- Standards will design, mint, and market liquor-dependent digital collectibles.
- The group will work with companies already working in the blockchain industry.
- Liquor-based NFTs have been very quick in getting sold in China, based on previous observations.
The China Alcoholic Drinks Association has stated that its standards will cover but won’t be restricted to cultural and creative products of liquor-based digital collectibles or the physical liquor that will accompany such assets.
A digital collectible is a term used by Chinese companies to refrain from references to NFTs owing to the fact that Chinese state media started denouncing the market crazy over non-fungible tokens.
Going further into details, the group has disclosed that standards will cover the design, minting, and marketing of liquor-based digital collectibles.
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According to the association, it will work with firms that are working in the blockchain industry. The purpose of working with them is to incorporate their feedback while drafting the standards.
In May, Wuliangye, a reputed traditional liquor brand in China, launched their NFT series, Digital Liquor Certificate, which is a type of blockchain-dependent voucher linked to a real wine bottle stored in a cellar.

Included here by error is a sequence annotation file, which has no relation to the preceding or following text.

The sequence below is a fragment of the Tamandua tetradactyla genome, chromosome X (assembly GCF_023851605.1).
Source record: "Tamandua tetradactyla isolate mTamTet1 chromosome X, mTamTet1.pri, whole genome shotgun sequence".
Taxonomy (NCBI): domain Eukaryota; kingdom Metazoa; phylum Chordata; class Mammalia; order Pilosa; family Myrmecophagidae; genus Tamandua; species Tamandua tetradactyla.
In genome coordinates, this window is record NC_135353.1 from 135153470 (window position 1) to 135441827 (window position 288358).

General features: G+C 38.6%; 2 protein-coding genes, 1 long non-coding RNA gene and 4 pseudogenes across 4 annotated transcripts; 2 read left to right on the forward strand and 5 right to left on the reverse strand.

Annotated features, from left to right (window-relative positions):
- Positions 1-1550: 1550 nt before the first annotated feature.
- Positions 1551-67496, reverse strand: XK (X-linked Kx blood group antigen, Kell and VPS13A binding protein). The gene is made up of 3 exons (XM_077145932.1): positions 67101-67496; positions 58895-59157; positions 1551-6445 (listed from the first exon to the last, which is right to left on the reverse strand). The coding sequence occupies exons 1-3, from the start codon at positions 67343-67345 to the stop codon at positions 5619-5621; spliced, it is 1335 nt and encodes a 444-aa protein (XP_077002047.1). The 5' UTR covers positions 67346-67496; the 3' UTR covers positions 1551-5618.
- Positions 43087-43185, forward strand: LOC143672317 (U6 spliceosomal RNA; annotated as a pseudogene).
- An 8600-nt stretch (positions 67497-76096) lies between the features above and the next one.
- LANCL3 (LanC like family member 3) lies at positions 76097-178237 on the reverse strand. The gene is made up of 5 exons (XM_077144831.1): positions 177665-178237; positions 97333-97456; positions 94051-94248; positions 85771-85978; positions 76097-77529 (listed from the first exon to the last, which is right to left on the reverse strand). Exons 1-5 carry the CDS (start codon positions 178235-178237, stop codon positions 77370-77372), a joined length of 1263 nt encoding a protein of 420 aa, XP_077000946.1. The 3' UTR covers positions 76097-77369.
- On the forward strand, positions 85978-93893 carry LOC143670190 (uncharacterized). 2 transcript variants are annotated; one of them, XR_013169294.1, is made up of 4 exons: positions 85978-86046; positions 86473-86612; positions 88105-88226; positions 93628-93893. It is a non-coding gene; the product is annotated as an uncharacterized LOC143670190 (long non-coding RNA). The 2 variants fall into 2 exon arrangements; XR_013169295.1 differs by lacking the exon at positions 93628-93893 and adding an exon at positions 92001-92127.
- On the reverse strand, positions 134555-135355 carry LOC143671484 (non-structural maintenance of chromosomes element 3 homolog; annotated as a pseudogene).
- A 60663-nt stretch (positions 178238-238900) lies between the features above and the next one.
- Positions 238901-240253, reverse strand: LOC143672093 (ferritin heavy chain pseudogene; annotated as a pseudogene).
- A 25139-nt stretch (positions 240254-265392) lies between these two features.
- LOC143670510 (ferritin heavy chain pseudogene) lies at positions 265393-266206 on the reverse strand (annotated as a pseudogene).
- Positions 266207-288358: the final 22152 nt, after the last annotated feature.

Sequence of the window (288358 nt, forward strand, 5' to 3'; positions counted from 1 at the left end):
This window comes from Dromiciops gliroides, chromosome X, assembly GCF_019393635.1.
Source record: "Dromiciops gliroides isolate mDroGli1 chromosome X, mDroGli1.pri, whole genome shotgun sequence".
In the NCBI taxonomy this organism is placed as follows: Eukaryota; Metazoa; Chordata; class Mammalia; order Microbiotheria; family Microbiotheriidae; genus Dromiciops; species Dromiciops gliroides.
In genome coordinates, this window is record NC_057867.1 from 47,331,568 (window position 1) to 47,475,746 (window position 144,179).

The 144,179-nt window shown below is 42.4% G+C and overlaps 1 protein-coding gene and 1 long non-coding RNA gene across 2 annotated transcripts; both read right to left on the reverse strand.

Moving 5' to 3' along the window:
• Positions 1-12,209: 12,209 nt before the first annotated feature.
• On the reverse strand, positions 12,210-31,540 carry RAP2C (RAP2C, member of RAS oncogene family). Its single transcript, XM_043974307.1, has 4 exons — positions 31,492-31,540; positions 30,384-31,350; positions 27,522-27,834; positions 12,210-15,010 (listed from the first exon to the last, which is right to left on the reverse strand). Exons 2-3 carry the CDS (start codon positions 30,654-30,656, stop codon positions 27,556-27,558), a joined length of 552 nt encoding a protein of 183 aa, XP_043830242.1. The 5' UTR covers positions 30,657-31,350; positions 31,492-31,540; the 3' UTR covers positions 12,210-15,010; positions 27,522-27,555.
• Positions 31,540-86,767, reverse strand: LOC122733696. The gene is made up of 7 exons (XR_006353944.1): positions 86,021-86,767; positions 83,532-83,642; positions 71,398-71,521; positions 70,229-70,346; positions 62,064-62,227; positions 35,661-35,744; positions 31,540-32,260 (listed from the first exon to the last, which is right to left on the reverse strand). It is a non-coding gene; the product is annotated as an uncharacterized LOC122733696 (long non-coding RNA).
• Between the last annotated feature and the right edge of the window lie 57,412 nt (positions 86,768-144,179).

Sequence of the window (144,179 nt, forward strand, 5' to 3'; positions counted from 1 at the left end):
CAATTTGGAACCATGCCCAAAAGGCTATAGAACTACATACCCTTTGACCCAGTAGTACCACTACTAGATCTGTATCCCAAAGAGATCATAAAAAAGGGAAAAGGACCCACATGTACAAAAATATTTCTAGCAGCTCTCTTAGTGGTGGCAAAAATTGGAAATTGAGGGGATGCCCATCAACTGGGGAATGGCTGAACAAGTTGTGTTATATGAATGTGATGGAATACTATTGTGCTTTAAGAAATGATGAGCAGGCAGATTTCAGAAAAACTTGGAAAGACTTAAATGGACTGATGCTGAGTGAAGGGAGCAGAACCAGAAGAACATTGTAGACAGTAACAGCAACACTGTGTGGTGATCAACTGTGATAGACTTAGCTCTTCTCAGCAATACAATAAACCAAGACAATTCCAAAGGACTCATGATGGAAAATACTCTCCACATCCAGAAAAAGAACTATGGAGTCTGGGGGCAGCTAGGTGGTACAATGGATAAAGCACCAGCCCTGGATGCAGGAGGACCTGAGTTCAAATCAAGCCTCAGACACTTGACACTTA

According to local media, the price of each NFT was 1,399 yuan which is approximately US$208, and the NFTs were sold out in three hours.
Yanghe, another renowned Chinese liquor brand, released 1,368 NFTs in March. The NFTs featured the brand’s bottles and were sold out in four minutes, as mentioned in a press release by the company.
NFTs have come a long way from arts and music to fashion brands, followed by iconic movie franchises. Lately, alcohol brands have also jumped on the bandwagon.Popular brands have made huge profits out of NFTs. For instance, Budweiser sold $500 NFTs within an hour, whereas Glenfiddich released rare bottles of 1973 Armagnac Cask Finish Single Malt Scotch through an NFT drop.